Table of Contents Author Guidelines Submit a Manuscript
Journal of Nanomaterials
Volume 2015 (2015), Article ID 479053, 8 pages
Research Article

In Situ Monitoring of Dispersion Dynamics of Carbon Nanotubes during Sonication Using Electrical Conductivity Measurements

1Department of Chemical Engineering, King Faisal University, P.O. Box 380, Al-Ahsa 31982, Saudi Arabia
2Department of Physics & Astronomy, King Saud University, P.O. Box 2455, Riyadh 11451, Saudi Arabia
3Department of Chemical Engineering, King Saud University, P.O. Box 800, Riyadh 11421, Saudi Arabia

Received 31 July 2015; Accepted 27 September 2015

Academic Editor: Stefano Bellucci

Copyright © 2015 Syed Sadiq Ali et al. This is an open access article distributed under the Creative Commons Attribution License, which permits unrestricted use, distribution, and reproduction in any medium, provided the original work is properly cited.


The main challenge in the fabrication of carbon nanotube- (CNT-) based composite materials is the optimization of the sonication time in order to obtain homogenous and uniform dispersion of CNTs. Past studies mostly relied on postprocessing characterization techniques to address this issue. In the present, however, in situ monitoring of dispersion dynamics of CNTs in distilled water is carried out using instantaneous conductivity measurements. Using a computer controlled data acquisition system, the time evolution of the solution conductivity was carefully recorded. The data were then used to evaluate the intensity of turbulent fluctuations, which clearly highlighted the existence of three distinct sonication phases. During the first phase, the conductivity fluctuations initially increased attaining ultimately a maximum, thus indicating the occurrence of large agglomerates of CNTs. During the second phase of sonication, the solution conductivity showed a rather steep increase while fluctuations steadily declined. This phenomenon can be attributed to the breakdown of large CNT agglomerates, resulting in greater dispersion homogeneity of CNTs. During the third phase, after almost 650 kJ/L of sonication energy, the conductivity increase was almost negligible. The fluctuation intensity also remained constant during this phase signifying that the further sonication was no longer required.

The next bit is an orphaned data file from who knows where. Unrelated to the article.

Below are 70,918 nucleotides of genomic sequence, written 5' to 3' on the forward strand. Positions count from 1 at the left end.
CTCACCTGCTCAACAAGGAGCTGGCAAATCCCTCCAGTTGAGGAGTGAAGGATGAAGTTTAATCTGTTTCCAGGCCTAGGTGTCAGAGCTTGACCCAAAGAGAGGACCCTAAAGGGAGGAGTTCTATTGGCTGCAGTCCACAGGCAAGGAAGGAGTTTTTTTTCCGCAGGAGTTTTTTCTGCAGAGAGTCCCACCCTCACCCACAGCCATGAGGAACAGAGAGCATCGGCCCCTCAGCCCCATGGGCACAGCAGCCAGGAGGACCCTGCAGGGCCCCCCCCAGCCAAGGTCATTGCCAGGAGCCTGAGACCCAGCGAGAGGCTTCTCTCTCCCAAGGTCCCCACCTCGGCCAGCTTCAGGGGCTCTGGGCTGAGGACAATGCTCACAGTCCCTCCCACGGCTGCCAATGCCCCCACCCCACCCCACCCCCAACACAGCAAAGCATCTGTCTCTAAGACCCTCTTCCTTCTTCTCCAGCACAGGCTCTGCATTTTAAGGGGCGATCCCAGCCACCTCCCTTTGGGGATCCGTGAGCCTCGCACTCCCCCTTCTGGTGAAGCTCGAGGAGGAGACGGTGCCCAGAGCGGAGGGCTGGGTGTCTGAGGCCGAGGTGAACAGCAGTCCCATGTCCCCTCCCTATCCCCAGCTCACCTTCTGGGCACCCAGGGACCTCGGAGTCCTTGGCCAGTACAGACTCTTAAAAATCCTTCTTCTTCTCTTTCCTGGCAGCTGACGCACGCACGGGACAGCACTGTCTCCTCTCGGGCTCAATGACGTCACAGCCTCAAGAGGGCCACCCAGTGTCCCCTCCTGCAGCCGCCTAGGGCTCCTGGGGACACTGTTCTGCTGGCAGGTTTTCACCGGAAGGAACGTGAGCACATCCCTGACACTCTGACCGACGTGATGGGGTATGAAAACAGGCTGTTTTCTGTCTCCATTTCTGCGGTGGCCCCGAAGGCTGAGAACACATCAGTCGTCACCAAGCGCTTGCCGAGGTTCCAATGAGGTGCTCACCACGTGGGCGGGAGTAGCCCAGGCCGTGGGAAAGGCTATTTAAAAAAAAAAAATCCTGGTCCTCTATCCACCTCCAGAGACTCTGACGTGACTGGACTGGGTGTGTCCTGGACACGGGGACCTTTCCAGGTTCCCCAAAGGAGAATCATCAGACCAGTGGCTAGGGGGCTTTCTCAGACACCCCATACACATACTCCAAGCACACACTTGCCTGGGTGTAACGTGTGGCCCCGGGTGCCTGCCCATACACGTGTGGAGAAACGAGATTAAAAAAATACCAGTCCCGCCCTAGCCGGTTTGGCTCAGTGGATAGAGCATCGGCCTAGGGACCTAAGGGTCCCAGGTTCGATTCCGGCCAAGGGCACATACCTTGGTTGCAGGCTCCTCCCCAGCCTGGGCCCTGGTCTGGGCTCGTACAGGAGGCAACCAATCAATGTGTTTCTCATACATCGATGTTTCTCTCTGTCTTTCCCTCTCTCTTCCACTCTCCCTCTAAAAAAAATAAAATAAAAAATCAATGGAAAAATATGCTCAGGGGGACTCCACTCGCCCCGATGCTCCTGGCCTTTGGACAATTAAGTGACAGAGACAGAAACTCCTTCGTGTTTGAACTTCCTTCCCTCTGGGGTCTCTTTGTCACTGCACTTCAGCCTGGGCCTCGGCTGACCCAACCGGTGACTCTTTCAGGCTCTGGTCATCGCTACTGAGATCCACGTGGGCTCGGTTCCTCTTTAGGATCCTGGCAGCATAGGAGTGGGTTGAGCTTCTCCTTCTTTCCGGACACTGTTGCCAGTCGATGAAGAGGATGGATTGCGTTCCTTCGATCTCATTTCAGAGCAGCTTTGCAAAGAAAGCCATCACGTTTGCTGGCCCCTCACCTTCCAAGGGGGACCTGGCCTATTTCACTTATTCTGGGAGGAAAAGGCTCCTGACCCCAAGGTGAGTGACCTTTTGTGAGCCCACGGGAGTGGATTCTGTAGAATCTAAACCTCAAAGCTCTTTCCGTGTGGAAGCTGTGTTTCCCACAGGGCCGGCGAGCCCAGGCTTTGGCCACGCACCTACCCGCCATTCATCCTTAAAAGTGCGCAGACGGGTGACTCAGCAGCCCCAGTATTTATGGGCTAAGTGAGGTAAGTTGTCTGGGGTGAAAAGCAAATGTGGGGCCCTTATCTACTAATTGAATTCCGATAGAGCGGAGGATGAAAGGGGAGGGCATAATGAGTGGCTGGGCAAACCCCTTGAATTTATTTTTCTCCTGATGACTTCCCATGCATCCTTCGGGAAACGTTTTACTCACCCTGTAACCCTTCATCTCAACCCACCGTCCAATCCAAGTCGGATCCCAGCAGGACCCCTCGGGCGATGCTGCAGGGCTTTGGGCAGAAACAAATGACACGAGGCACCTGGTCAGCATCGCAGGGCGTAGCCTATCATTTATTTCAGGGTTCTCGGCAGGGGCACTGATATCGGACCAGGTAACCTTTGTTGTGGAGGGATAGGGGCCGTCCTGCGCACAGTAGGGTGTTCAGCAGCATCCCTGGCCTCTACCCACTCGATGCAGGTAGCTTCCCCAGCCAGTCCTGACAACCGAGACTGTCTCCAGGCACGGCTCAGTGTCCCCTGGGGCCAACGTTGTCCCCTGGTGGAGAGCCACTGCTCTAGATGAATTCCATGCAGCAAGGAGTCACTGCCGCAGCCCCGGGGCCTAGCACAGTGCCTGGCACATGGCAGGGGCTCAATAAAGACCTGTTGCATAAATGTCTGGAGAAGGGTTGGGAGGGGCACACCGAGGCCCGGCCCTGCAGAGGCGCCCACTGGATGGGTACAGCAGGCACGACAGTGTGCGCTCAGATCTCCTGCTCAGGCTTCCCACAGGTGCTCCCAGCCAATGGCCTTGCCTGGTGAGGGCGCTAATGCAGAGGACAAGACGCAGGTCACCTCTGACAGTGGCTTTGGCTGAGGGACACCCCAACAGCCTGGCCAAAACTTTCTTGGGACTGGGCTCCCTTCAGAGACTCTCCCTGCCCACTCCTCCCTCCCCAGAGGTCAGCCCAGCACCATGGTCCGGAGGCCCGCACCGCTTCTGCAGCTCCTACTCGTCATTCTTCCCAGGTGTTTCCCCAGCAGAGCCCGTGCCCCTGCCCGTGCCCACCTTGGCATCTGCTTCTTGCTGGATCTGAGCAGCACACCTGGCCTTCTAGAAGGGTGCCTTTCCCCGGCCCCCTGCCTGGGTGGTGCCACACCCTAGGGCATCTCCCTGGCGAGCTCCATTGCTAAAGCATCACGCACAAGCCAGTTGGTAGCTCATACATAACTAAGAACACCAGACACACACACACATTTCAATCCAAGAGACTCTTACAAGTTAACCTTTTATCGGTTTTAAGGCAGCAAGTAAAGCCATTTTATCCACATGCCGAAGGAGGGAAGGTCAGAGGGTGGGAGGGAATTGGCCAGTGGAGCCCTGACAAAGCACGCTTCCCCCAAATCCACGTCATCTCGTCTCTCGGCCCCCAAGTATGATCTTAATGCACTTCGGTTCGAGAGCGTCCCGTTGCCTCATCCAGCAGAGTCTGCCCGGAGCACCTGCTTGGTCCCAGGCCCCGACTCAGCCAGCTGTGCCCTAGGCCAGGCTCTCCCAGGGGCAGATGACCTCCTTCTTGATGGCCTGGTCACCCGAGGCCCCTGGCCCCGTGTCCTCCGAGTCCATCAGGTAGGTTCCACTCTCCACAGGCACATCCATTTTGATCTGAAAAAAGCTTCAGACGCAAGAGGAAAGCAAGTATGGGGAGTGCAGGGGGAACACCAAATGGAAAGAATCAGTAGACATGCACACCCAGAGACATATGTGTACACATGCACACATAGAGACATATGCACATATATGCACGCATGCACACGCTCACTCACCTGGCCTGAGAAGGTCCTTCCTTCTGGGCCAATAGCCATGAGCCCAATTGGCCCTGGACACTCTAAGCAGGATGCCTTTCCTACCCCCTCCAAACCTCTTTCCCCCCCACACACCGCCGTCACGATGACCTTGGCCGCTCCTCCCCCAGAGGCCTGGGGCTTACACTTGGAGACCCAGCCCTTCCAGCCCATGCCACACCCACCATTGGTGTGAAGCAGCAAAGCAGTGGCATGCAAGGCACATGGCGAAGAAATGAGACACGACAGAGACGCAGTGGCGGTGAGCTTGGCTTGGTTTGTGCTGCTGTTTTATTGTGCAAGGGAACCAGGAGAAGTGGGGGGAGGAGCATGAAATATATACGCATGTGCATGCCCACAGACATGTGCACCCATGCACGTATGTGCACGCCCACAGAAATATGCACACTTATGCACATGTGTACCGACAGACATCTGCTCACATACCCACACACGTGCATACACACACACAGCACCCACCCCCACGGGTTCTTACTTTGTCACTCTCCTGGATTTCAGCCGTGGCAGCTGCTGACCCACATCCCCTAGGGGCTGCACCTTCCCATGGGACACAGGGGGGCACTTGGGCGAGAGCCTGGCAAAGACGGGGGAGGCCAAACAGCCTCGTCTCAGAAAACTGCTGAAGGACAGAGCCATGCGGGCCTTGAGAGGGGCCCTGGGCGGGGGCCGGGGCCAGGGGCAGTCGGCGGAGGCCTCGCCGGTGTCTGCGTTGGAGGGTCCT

1. Introduction

Ever since the discovery of carbon nanotubes (CNTs), their application has opened new avenues of synthesis and development of advanced functional composite materials with their properties carefully engineered to meet specific applications owing to their extremely high strength and unusually high electrical properties and aspect ratio. However, the nanometric dimension and high aspect ratio of CNTs present an important challenge in the fabrication and processing of CNT-based composite materials due to their nonuniform dispersion as a result of agglomeration [13]. This phenomenon compromises both the functionality and the reliability of composite material. In fact, a homogeneous and uniform dispersion of CNTs is an important prerequisite for the development of any commercially viable composite material.

The processing methods used for the dispersion of CNTs in a solution or a polymer matrix could either be mechanical [46] or chemical. Since chemical methods are based on the chemically induced modification of the CNT surface [79], this could lead to the contamination of the composite material thus prepared. Therefore, mechanical methods, in spite of being highly energy intensive, are generally preferred. Probably, the most important example of mechanical mixing is the ultrasonication process, whereby the electrical energy is converted into mechanical vibrations, thus producing pressure waves. These waves lead to the formation of bubbles, which collapse to create high intensity turbulence thus enhancing the mixing process. Therefore, longer sonication duration usually leads to a corresponding increase in the dispersion and homogeneity of CNTs distribution in the mixture. This, however, consumes higher energy and moreover could cause the breakage of high aspect ratio CNTs. While higher energy consumption affects the economic viability of the product, CNT breakage degrades the product’s quality. A careful optimization of the sonication duration is therefore necessary for the synthesis and development of high quality and economically viable composite materials.